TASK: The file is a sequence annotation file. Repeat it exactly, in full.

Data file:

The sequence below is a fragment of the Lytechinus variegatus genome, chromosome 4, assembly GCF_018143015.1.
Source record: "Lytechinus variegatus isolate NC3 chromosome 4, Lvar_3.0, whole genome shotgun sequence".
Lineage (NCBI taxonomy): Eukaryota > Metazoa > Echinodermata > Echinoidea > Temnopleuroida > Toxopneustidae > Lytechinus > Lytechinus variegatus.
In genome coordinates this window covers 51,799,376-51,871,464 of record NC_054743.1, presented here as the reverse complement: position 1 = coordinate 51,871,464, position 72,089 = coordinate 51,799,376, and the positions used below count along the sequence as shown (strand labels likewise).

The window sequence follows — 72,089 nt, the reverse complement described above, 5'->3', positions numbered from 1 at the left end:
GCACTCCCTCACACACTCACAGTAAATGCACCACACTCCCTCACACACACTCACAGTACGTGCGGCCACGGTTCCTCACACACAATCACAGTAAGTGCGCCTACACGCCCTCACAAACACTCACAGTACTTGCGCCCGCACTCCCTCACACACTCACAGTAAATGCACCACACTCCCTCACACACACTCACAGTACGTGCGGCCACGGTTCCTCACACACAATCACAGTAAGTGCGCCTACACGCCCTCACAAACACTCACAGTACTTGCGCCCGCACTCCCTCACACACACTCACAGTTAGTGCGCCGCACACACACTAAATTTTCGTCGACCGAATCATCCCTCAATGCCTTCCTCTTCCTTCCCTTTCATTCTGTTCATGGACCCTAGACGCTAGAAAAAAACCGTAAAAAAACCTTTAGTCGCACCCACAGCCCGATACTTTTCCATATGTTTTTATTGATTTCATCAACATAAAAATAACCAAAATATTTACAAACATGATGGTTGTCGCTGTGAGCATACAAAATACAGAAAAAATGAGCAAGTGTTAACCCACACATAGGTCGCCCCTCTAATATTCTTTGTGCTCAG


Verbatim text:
The sequence below is a fragment of the Lytechinus variegatus genome, chromosome 4, assembly GCF_018143015.1.
Source record: "Lytechinus variegatus isolate NC3 chromosome 4, Lvar_3.0, whole genome shotgun sequence".
Lineage (NCBI taxonomy): Eukaryota > Metazoa > Echinodermata > Echinoidea > Temnopleuroida > Toxopneustidae > Lytechinus > Lytechinus variegatus.
In genome coordinates this window covers 51,799,376-51,871,464 of record NC_054743.1, presented here as the reverse complement: position 1 = coordinate 51,871,464, position 72,089 = coordinate 51,799,376, and the positions used below count along the sequence as shown (strand labels likewise).

The window sequence follows — 72,089 nt, the reverse complement described above, 5'->3', positions numbered from 1 at the left end:
GCACTCCCTCACACACTCACAGTAAATGCACCACACTCCCTCACACACACTCACAGTACGTGCGGCCACGGTTCCTCACACACAATCACAGTAAGTGCGCCTACACGCCCTCACAAACACTCACAGTACTTGCGCCCGCACTCCCTCACACACTCACAGTAAATGCACCACACTCCCTCACACACACTCACAGTACGTGCGGCCACGGTTCCTCACACACAATCACAGTAAGTGCGCCTACACGCCCTCACAAACACTCACAGTACTTGCGCCCGCACTCCCTCACACACACTCACAGTTAGTGCGCCGCACACACACTAAATTTTCGTCGACCGAATCATCCCTCAATGCCTTCCTCTTCCTTCCCTTTCATTCTGTTCATGGACCCTAGACGCTAGAAAAAAACCGTAAAAAAACCTTTAGTCGCACCCACAGCCCGATACTTTTCCATATGTTTTTATTGATTTCATCAACATAAAAATAACCAAAATATTTACAAACATGATGGTTGTCGCTGTGAGCATACAAAATACAGAAAAAATGAGCAAGTGTTAACCCACACATAGGTCGCCCCTCTAATATTCTTTGTGCTCAG